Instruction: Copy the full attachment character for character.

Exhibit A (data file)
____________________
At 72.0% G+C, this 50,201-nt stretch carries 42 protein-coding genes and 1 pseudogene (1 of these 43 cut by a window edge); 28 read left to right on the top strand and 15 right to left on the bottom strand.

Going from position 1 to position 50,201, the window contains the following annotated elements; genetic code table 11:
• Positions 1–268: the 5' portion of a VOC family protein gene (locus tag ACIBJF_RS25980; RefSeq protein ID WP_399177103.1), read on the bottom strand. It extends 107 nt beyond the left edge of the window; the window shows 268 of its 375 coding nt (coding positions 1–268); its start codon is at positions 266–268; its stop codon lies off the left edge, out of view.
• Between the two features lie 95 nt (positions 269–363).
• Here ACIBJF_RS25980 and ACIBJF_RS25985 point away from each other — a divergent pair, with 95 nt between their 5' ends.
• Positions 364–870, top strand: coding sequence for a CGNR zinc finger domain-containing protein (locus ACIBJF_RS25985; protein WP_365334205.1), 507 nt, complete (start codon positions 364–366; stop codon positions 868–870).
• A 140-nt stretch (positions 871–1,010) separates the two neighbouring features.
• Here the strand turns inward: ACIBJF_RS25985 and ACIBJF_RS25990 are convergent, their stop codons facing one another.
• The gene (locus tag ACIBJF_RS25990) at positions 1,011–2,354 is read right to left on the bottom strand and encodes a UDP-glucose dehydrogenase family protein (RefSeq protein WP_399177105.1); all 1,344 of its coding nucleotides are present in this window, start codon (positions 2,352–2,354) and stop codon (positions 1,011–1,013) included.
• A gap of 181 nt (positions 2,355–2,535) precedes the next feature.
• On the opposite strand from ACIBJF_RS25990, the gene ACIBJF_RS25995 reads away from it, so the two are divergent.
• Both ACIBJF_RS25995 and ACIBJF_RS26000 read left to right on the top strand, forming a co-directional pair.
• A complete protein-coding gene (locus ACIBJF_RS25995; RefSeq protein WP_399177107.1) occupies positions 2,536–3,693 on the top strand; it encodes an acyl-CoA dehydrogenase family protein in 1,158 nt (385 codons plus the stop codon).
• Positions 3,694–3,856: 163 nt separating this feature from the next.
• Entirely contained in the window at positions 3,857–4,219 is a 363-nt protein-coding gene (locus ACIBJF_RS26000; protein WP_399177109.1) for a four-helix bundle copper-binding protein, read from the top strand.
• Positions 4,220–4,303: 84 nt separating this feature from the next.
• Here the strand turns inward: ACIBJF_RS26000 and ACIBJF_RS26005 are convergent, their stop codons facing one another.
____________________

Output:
At 72.0% G+C, this 50,201-nt stretch carries 42 protein-coding genes and 1 pseudogene (1 of these 43 cut by a window edge); 28 read left to right on the top strand and 15 right to left on the bottom strand.

Going from position 1 to position 50,201, the window contains the following annotated elements; genetic code table 11:
• Positions 1–268: the 5' portion of a VOC family protein gene (locus tag ACIBJF_RS25980; RefSeq protein ID WP_399177103.1), read on the bottom strand. It extends 107 nt beyond the left edge of the window; the window shows 268 of its 375 coding nt (coding positions 1–268); its start codon is at positions 266–268; its stop codon lies off the left edge, out of view.
• Between the two features lie 95 nt (positions 269–363).
• Here ACIBJF_RS25980 and ACIBJF_RS25985 point away from each other — a divergent pair, with 95 nt between their 5' ends.
• Positions 364–870, top strand: coding sequence for a CGNR zinc finger domain-containing protein (locus ACIBJF_RS25985; protein WP_365334205.1), 507 nt, complete (start codon positions 364–366; stop codon positions 868–870).
• A 140-nt stretch (positions 871–1,010) separates the two neighbouring features.
• Here the strand turns inward: ACIBJF_RS25985 and ACIBJF_RS25990 are convergent, their stop codons facing one another.
• The gene (locus tag ACIBJF_RS25990) at positions 1,011–2,354 is read right to left on the bottom strand and encodes a UDP-glucose dehydrogenase family protein (RefSeq protein WP_399177105.1); all 1,344 of its coding nucleotides are present in this window, start codon (positions 2,352–2,354) and stop codon (positions 1,011–1,013) included.
• A gap of 181 nt (positions 2,355–2,535) precedes the next feature.
• On the opposite strand from ACIBJF_RS25990, the gene ACIBJF_RS25995 reads away from it, so the two are divergent.
• Both ACIBJF_RS25995 and ACIBJF_RS26000 read left to right on the top strand, forming a co-directional pair.
• A complete protein-coding gene (locus ACIBJF_RS25995; RefSeq protein WP_399177107.1) occupies positions 2,536–3,693 on the top strand; it encodes an acyl-CoA dehydrogenase family protein in 1,158 nt (385 codons plus the stop codon).
• Positions 3,694–3,856: 163 nt separating this feature from the next.
• Entirely contained in the window at positions 3,857–4,219 is a 363-nt protein-coding gene (locus ACIBJF_RS26000; protein WP_399177109.1) for a four-helix bundle copper-binding protein, read from the top strand.
• Positions 4,220–4,303: 84 nt separating this feature from the next.
• Here the strand turns inward: ACIBJF_RS26000 and ACIBJF_RS26005 are convergent, their stop codons facing one another.